In order to research human capital, Lilia Ovcharova, a renowned scholar and expert on social policy, has been appointed Vice Rector responsible for applied human capital research at HSE. Human capital development studies are key priority for our university.
Research into human capital is interdisciplinary by nature, as it can cover a wide range of topics, such as education, health care, employment, social aid and culture, as well as housing and utilities as spheres of social policy.
These fields are quite important, since the 21st century is the era of a new type of capital – human capital.
Once, a key role in the global economy was played by countries with abundant natural resources. Later, they were supplanted by countries, which had well-developed financial market infrastructure. Today’s leaders are countries in possession of many professionals capable of ‘selling’ their knowledge and skills, i.e., human capital. Markets, where the contribution of knowledge and skills in a product’s price is high, tend to develop faster than those primarily focused on raw materials and the arms trade, Lilia Ovcharova explained.
Russia’s human capital is very high. For instance, Russia is one of the world’s Top-3 countries in terms of its education enrolment ratio. However, in regards to its education capitalization, the country seriously falling behind, and studies authored by HSE have shown that this has been driven by problems related to job market demand, as well as supply. According to Professor Ovcharova, only professionals with cutting-edge cognitive competencies and socio-behavioural skills can find work on the most promising job markets (e.g., design, IT, the experience economy, creative industries, contemporary education, and high-tech health care).
The Russian authorities are well aware of this. Therefore, nine of Russia’s national development goals by 2024, established in May by order of the Russian President, directly relate to the development of human capital and enhancing its overall contribution to economic growth.
HSE possesses vast experience in social policy research. Human capital is a key topic for such departments as the Centre of Development InstituteInstitute for Social PolicyInstitute of DemographyCentre for Labour Market StudiesCentre for Health Policy
Firstly, with the aim of fostering effectiveness and efficiency in research and expert analysis, various types of researchers (even those who don’t know about each other’s existence yet) should unite to achieve synergy. There already are some examples of such collaboration: for example, the topic of inequality is jointly studied by the Institute of Education, , and the .
Secondly, research into human capital should involve scholars and departments, which previously were not as engaged in this field.
‘Organizing this type of research is an administrative challenge,’ Professor Ovcharova notes, adding: ’I’m going to sort out how to ensure progress in this research and identify which colleagues should be brought in to help.’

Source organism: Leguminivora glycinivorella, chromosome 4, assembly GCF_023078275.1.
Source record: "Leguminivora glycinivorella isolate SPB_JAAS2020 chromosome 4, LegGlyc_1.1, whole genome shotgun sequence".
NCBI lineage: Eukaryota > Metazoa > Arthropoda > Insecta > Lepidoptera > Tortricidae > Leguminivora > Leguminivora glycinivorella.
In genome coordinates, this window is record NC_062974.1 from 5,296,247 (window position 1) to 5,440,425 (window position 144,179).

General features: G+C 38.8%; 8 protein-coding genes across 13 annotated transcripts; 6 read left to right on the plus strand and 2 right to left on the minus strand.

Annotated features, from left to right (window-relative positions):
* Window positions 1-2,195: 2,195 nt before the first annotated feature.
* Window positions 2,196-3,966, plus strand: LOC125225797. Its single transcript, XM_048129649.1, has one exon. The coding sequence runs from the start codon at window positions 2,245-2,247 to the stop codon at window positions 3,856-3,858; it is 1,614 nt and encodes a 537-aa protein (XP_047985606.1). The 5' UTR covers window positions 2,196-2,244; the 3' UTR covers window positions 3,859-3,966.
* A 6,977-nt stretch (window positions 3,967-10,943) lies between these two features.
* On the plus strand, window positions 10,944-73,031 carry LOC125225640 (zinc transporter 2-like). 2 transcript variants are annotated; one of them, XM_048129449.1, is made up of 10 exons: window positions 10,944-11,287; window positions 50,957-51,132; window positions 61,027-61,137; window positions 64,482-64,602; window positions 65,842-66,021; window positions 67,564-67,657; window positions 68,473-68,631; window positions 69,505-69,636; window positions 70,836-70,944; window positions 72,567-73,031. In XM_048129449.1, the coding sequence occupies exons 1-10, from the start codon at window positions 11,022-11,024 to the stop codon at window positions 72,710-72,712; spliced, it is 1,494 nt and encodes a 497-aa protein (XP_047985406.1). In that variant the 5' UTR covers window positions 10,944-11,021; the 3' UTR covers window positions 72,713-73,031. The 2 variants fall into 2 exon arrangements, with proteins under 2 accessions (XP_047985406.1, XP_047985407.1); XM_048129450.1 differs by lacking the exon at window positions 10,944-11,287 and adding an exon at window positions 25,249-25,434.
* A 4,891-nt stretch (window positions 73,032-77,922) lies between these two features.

This is true not only for Moscow, but also for HSE’s campuses in St. Petersburg, Nizhny Novgorod and Perm; not only for its research departments, but also for its faculties; not only for its teachers and researchers, but also for its students and graduates.
For example, HSE offers a Master’s programme in Statistical Modelling and Actuarial Science
The same is true in regards to other programmes that deal with employment or the Russian population’s financial habits (this latter issue is particularly interesting in the context of Russia’s ageing population, since it is more and more important for older people who are at risk of falling victim to fraud).
In addition to organizing applied human capital research, the new vice rector will promote it on the external market. ‘We are ready to offer our knowledge of human capital in Russia to those in charge of administrative decisions,’ Professor Ovcharova said.
Interest in these studies is high, not only among Russian federal and regional authorities, who are responsible for implementing the aforementioned presidential order, but also in corporations. This relates not only to activities involving staff training, enrolment and working conditions, but also with corporations engaged in major social projects related to health care and healthy living, social support, and charity.
For example, HSE will be involved in Sberbank’s project to modernize its system of long-term care for older and disabled people with limited autonomy. This project is essential, since the share of pension-age people in Russia is 25% and is continuing to grow. Meanwhile, the social services system has become outdated, and its contents and quality do not comply with today’s demands, Professor Ovcharova emphasized.
Professor Ovcharova also plans to organize the work of her peers in such a way that, if there are inquiries from governmental bodies or corporations, HSE would be able to respond to them quickly, by forming teams of analysts capable of covering specific topics of applied research.
Completing such research quickly is particularly important for the commissioners of research and development in human capital (today, it mostly relates to education, health care, social aid, actuarial science, employment, and studies of the population’s financial behavior), Professor Ovcharova believes. Moreover, speed is essential for being able to compete with other research teams.